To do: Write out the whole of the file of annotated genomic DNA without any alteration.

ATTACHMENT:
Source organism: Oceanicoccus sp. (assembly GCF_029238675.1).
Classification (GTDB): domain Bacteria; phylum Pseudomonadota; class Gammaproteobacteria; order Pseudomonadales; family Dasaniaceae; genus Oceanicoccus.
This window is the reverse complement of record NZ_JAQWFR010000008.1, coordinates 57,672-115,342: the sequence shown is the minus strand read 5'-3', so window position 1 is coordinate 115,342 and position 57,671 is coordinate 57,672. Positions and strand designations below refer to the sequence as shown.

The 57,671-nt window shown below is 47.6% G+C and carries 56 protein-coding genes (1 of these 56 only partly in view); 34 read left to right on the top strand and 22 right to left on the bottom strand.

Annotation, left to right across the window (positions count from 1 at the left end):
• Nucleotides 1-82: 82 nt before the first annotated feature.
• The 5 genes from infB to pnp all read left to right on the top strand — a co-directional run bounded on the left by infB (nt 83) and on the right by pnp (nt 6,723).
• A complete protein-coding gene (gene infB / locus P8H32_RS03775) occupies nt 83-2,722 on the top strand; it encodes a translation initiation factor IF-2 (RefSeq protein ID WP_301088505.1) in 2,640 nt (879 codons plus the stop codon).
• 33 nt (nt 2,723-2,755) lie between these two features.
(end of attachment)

Source organism: Oceanicoccus sp. (assembly GCF_029238675.1).
Classification (GTDB): domain Bacteria; phylum Pseudomonadota; class Gammaproteobacteria; order Pseudomonadales; family Dasaniaceae; genus Oceanicoccus.
This window is the reverse complement of record NZ_JAQWFR010000008.1, coordinates 57,672-115,342: the sequence shown is the minus strand read 5'-3', so window position 1 is coordinate 115,342 and position 57,671 is coordinate 57,672. Positions and strand designations below refer to the sequence as shown.

The 57,671-nt window shown below is 47.6% G+C and carries 56 protein-coding genes (1 of these 56 only partly in view); 34 read left to right on the top strand and 22 right to left on the bottom strand.

Annotation, left to right across the window (positions count from 1 at the left end):
• Nucleotides 1-82: 82 nt before the first annotated feature.
• The 5 genes from infB to pnp all read left to right on the top strand — a co-directional run bounded on the left by infB (nt 83) and on the right by pnp (nt 6,723).
• A complete protein-coding gene (gene infB / locus P8H32_RS03775) occupies nt 83-2,722 on the top strand; it encodes a translation initiation factor IF-2 (RefSeq protein ID WP_301088505.1) in 2,640 nt (879 codons plus the stop codon).
• 33 nt (nt 2,723-2,755) lie between these two features.